[messaging] saltpack spec and library
trevp at trevp.net
Thu Feb 4 15:30:20 PST 2016
On Thu, Feb 4, 2016 at 1:13 PM, Jack O'Connor <oconnor663 at gmail.com> wrote:
>> I think that's
>> not possible because the header hash always includes some
>> unpredictable ciphertext, but worth keeping in mind. An explicit
>> 20-byte nonce might simplify this.
> Now that you mention it, I wonder if we need randomness in the MAC key
> nonce at all. (This may be a holdover in the design from when we were
> considering tricky things with Poly1305.) Even if the MAC key were
> static, using it with multiple messages would never produce the same
> authenticator twice, because the header hash that we were exploiting
> for random nonces is an HMAC input too.
Sounds right, though depending on uniqueness of the header hash like
that is pretty subtle. A future modification to the format might
change that property without realizing it mattered.
>> So being able to break authentication on old messages might reduce
>> their forward-secrecy in case of a sender private-key compromise.
> Ah, I see my confusion now. For Keybase saltpack messages, the sender
> adds their own keys to the recipients list by default, for convenience
> reasons similar to why we make the recipients list public by default.
> So compromising a sender's key means you can probably read messages
> they've sent. But other applications or non-default-modes might not
> want sender decryptability, even if they do want sender authenticity
> (and so can't use fully ephemeral keys), and in that case past
> messages ought to stay private and un-tweakable even if the sender
> leaks their key.
> I think we're saved here by the payload secret box. Decrypting a
> payload chunk happens in two steps: 1) you verify the MAC that was
> made with your per-recipient MAC key, which the attacker knows in this
> scenario, but then 2) you open the payload secret box using the shared
> payload key, which this attacker does not know. The second step
> implicitly verifies NaCl's Poly1305 authenticator. Any tampering done
> by an attacker who doesn't have the shared payload key should fail
> that second step.
I hadn't realized the payload is being authenticated twice, once with
Poly1305 based on the payload key, and once with HMAC based on the
I think you're right that prevents this issue. What I was proposing
(mixing ephemeral-static DH output into the MAC key) is more
efficient, because you don't need the Poly1305.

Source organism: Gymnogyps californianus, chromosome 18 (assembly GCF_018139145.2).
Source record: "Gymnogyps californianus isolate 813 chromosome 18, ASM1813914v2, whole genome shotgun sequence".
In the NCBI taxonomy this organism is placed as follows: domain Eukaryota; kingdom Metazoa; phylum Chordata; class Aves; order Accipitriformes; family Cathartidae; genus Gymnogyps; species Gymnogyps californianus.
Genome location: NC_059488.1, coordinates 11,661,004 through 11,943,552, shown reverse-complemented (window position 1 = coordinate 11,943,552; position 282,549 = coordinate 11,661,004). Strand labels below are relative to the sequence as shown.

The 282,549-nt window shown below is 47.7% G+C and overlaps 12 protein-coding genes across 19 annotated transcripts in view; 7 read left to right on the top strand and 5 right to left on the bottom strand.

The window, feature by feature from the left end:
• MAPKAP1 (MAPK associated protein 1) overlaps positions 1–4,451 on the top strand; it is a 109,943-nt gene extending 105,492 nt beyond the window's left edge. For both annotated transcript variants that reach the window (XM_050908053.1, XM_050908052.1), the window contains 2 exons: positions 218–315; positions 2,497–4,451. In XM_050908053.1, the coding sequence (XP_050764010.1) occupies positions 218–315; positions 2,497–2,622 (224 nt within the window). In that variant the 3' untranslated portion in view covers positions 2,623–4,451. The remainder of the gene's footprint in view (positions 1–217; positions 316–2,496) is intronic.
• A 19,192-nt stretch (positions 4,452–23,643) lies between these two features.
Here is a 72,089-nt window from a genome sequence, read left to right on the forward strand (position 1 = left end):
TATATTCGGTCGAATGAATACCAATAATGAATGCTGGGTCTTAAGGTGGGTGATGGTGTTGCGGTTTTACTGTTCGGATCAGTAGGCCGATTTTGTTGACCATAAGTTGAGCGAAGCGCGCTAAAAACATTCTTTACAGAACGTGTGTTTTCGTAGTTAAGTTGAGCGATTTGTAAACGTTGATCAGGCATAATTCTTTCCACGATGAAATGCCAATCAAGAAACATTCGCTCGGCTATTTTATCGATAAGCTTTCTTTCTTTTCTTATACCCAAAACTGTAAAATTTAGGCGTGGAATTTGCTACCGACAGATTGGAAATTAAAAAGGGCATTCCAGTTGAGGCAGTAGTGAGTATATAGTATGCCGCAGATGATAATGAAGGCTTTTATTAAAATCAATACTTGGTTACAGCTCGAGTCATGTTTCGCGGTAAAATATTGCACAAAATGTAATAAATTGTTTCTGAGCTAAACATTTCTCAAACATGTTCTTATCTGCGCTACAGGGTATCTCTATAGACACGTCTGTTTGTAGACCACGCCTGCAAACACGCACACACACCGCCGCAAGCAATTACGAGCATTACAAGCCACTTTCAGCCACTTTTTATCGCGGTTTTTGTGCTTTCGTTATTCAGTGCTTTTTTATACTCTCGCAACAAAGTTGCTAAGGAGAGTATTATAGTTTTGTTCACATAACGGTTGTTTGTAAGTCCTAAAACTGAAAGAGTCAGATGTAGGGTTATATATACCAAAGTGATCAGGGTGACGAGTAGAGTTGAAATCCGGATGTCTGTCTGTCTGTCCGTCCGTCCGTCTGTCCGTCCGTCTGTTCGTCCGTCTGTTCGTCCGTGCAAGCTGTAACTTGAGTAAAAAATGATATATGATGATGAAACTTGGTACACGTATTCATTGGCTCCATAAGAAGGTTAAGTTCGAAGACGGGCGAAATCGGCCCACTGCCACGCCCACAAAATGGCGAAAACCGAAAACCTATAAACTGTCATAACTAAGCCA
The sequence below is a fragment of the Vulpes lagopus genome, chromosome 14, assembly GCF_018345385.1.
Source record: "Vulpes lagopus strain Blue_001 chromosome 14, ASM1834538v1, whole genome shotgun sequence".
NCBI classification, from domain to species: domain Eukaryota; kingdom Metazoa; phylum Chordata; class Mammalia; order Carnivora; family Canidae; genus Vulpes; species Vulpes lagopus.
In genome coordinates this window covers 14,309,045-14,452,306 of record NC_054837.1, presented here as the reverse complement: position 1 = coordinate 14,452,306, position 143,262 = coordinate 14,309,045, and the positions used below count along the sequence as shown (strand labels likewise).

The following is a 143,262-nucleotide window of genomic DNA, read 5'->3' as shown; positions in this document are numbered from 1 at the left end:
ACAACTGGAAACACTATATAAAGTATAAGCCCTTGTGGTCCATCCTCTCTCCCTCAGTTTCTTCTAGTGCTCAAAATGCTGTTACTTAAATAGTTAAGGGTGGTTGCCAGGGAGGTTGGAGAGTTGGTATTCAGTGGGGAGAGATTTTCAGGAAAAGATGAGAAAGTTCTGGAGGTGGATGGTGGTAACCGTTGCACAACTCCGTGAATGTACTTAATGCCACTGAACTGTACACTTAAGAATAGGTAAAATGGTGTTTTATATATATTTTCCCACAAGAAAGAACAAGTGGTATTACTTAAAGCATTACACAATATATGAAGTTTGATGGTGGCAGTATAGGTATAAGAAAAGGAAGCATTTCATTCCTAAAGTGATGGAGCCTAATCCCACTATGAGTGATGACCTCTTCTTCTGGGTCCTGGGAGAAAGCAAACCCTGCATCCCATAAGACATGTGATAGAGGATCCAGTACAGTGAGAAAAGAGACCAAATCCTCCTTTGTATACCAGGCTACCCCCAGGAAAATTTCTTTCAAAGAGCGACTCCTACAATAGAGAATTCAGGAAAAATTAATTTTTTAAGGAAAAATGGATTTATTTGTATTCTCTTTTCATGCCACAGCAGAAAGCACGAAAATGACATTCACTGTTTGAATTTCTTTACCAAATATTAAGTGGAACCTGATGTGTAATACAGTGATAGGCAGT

> I think mixing ephemeral-static DH output into the MAC keys actually
> might not be enough to prevent this attack by itself, without that
> Poly1305 tag on the ciphertext. An attacker with the sender's stolen
> key could generate an entirely new header, with a new ephemeral
> keypair and new MAC keys/authenticators, reusing only the payload
> ciphertexts from the original message. The per-recipient MACs would
> look good, and the recipients would have no way of knowing that their
> MAC keys weren't the original ones that went with that payload.
I don't think that's right. If an attacker creates a new ephemeral,
they won't be able to encrypt the original payload key. All they'd
accomplish is forging a message that decrypts to gibberish.
That wouldn't affect security of the original message.
>> You could consider something like:
>> 1 ephemeral public key
>> N encryptions of sender static public key with ephemeral-static DH
>> KA = ephemeral-static DH + static-static DH
>> N encryptions of K with KA
>> 1 encryption of payload with K, N authentications with KAs
> Do I have it right that the goal is to contain the damage of a weakly
> generated ephemeral keypair? My worry would be that, if the ephemeral
> keypair is weakly generated, then K is presumably also weakly
That was one goal, but the other was to strengthen the authentication
key with ephemeral-static DH, per previous point.
You're right that it's not very plausible an RNG would generate a weak
ephemeral but a strong payload key, so encrypting the payload key N
times with DHES+DHSS, instead of just once with DHES, doesn't gain
You could strengthen the payload key by hashing all DHSS outputs into
it, but then you could also just...
> One idea Max was thinking about was that senders could hash their own
> static private keys together with the random bytes they get from the
> OS, as insurance against generating weak keys, assuming their static
> keys are strong.
do the "NAXOS trick" to generate ephemeral private keys, as Max
mentions. Or just accumulate some RNG output in a file off to the
side, and re-use it.
> An upside would be that this sort of thing wouldn't
> require any changes on the recipient end. Maybe downside is that it
> would violate the Thou Shalt Not Use Userspace RNGs rule, and that if
> an implementation screwed this part up it would be difficult to
That's a fair summary of some pros and cons.
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